In Love and War (1958 film)

In Love and War is a 1958 CinemaScope and DeLuxe Color film set in World War II, directed by Philip Dunne. It is based on the 1957 novel The Big War by Anton Myrer. Myrer was a former Marine wounded during the Second Battle of Guam in 1944.[3]

In Love and War
In Love and War FilmPoster.jpeg
Theatrical release poster
Directed byPhilip Dunne
Written byEdward Anhalt
Based onThe Big War
1957 novel
by Anton Myrer
Produced byJerry Wald
StarringRobert Wagner
Dana Wynter
Jeffrey Hunter
CinematographyLeo Tover
Edited byWilliam Reynolds
Music byHugo Friedhofer
Distributed by20th Century Fox
Release date
  • October 31, 1958 (1958-10-31)
Running time
111 min.
CountryUnited States
LanguageEnglish
Budget$1.59 million[1]
Box office$2.5 million (US rentals)[2]

Plot summaryEdit

The film traces the progress of three Marines on shore leave in San Francisco during World War II. One of the men, Nico (Jeffrey Hunter), is a seasoned, decorated platoon sergeant; the second, Frankie (Robert Wagner), is a perennial goof-off, who drinks too much; and the third, Alan (Bradford Dillman), is an intellectual from a wealthy family. He has joined the Marines, despite his father's protests.

Nico proposes and marries his pregnant girlfriend Andrea (Hope Lange). A drunken Frankie fights with Charlie Stanton (Murvyn Vye), his hateful stepfather, who thinks him a coward. The wealthy Alan catches his fiancée, Sue (Dana Wynter), with another man.

Lorraine (Sheree North), who is in love with Frankie, has joined the military as a WAVE. She introduces his friend Alan to her roommate Kalai (France Nuyen), a nurse of Hawaiian-French heritage. They all go to Lorraine's apartment, where Frankie first passes out, then wakes up screaming at the thought of returning to the war. Lorraine decides to leave him. Kalai professes her love for Alan.

The three men return to the Pacific front. Frankie initially shows cowardice and Nico slaps some sense into him. Later, Frankie saves Alan and is honored for his heroism. Alan becomes ill with dengue fever and when a wounded Japanese soldier calls out to him for help, he tries to give the Japanese soldier some water but Nico shoots the wounded soldier and reveals to Alan and the other marines that a grenade was hidden under the wounded soldier as a trap. Alan then begins to question the futility of the war. When an advancing enemy tank threatens the platoon, Nico singlehandedly blows up the tank, but dies from his wounds.

Back home, Kalai visits Sue in the hospital after she tries to commit suicide. Suffering from alcohol withdrawal, Sue dies during Kali's visit.

The war ends and Alan returns to Kalai and becomes a professor at the local university. Frankie, now promoted to sergeant, brings Nico's last love letter home to Andrea, who has given birth to their child. Andrea tells Frankie, who has decided to stay in the Marines that she would like to see him again.

CastEdit

ProductionEdit

Jerry Wald, who had a deal with Fox, bought the screen rights to The Big War in March 1957. It was one of a number of war novels bought by Fox at the time, including The Young Lions, The Hunters and The Enemy Below.[4][5]

At one stage the film was known as Hell Raisers[6] before being titled In Love and War. Wald wanted Lee Remick, Richard Widmark and Ben Gazzara to play the leads.[7]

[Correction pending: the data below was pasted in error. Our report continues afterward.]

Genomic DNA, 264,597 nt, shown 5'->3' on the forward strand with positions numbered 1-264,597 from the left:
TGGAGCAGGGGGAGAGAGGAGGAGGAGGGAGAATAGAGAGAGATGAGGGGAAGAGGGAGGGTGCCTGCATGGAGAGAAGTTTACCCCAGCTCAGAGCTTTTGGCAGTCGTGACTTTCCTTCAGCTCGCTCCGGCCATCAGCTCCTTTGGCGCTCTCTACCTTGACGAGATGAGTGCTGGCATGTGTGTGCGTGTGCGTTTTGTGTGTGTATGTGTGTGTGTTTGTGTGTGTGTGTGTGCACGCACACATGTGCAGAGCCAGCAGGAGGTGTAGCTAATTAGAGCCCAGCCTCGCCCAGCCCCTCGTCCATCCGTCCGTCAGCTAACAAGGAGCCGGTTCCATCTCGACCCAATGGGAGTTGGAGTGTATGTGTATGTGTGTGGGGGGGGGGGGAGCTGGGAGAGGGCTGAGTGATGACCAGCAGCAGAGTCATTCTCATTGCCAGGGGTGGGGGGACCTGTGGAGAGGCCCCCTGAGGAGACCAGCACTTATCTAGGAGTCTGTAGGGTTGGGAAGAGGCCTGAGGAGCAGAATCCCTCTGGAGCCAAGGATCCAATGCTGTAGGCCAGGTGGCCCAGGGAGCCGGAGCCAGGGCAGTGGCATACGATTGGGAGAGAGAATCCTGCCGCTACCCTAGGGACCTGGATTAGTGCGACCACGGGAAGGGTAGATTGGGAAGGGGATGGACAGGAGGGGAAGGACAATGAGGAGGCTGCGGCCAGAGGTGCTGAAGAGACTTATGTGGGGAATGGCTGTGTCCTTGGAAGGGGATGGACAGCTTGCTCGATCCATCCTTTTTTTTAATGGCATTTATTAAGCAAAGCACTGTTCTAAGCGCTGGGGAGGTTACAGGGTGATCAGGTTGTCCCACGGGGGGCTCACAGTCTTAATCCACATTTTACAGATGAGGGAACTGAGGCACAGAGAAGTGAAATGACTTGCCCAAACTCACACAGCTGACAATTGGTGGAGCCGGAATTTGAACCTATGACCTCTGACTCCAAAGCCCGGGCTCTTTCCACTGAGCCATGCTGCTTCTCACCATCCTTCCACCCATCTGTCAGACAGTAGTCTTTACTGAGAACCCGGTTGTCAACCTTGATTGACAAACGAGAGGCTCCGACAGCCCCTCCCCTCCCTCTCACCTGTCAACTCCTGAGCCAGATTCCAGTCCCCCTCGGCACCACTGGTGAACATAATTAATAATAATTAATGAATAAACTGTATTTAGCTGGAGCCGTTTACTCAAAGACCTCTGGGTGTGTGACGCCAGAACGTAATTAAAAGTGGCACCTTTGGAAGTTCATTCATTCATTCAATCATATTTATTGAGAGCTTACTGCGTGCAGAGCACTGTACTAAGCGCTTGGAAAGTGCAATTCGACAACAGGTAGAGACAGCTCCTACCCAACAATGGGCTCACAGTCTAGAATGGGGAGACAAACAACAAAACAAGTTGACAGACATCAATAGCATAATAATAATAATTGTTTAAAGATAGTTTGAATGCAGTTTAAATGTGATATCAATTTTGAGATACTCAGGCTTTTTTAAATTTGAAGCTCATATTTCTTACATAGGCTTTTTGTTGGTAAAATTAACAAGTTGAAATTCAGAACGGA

Bradford Dillman and Robert Wagner were cast in April 1958.[8] Jeff Hunter and France Nuyen were cast in June.[9]

Filming started in June 1958.[10] Dunne says filming started with "half a script" and he had to do writing on location in the Pacific.[11]

On his comedy album 1960 or Look Forward In Anger, Sahl said he wrote 16 pages of dialogue for his character and the other Marines but most of the material was edited from the final print. Director Phillip Dunne asked the producer Jerry Wald why Sahl's name was not on the posters or advertisements. Wald responded that he was told that there was nothing in Sahl's contract that required him to receive any billing. Wald signed Sahl on to a personal contract with the intention of casting him as a beatnik in The Best of Everything (1959)[12]

See alsoEdit

ReferencesEdit

  1. ^ Aubrey Solomon, Twentieth Century Fox: A Corporate and Financial History, Scarecrow Press, 1989 p251
  2. ^ Aubrey Solomon, Twentieth Century Fox: A Corporate and Financial History, Scarecrow Press, 1989 p227
  3. ^ https://www.latimes.com/archives/la-xpm-1996-01-26-mn-29062-story.html
  4. ^ By THOMAS M PRYOR Special to The New York Times. (1957, Mar 21). "TERRIER IS SIGNED TO FILM CONTRACT" New York Times
  5. ^ By THOMAS M PRYOR Special to The New York Times. (1957, May 27). "JERRY WALD BUYS MYRER'S 'BIG WAR'" New York Times
  6. ^ By THOMAS M PRYOR Special to The New York Times. (1958, May 02). "CECELIA PARKER IN 'HARDY' MOVIE" New York Times
  7. ^ "Movie, 'The Big War,' Is Given a New Title" Hopper, Hedda. Chicago Daily Tribune 20 Feb 1958: a8
  8. ^ "Dillman and Wagner Will Join 'Big War'" Hopper, Hedda. Los Angeles Times 1 Apr 1958: C8.
  9. ^ "FILM EVENTS: Hunter, Nuyen in War Film" Los Angeles Times 10 June 1958: B6.
  10. ^ By, N. E. (1958, May 07). "Wald to make film in Boston" The Christian Science Monitor
  11. ^ Lee Server, Screenwriter: Words Become Pictures, 1987 p 109
  12. ^ Curtis, James Last Man Standing: Mort Sahl and the Birth of Modern Comedy University Press of Mississippi 2017

External linksEdit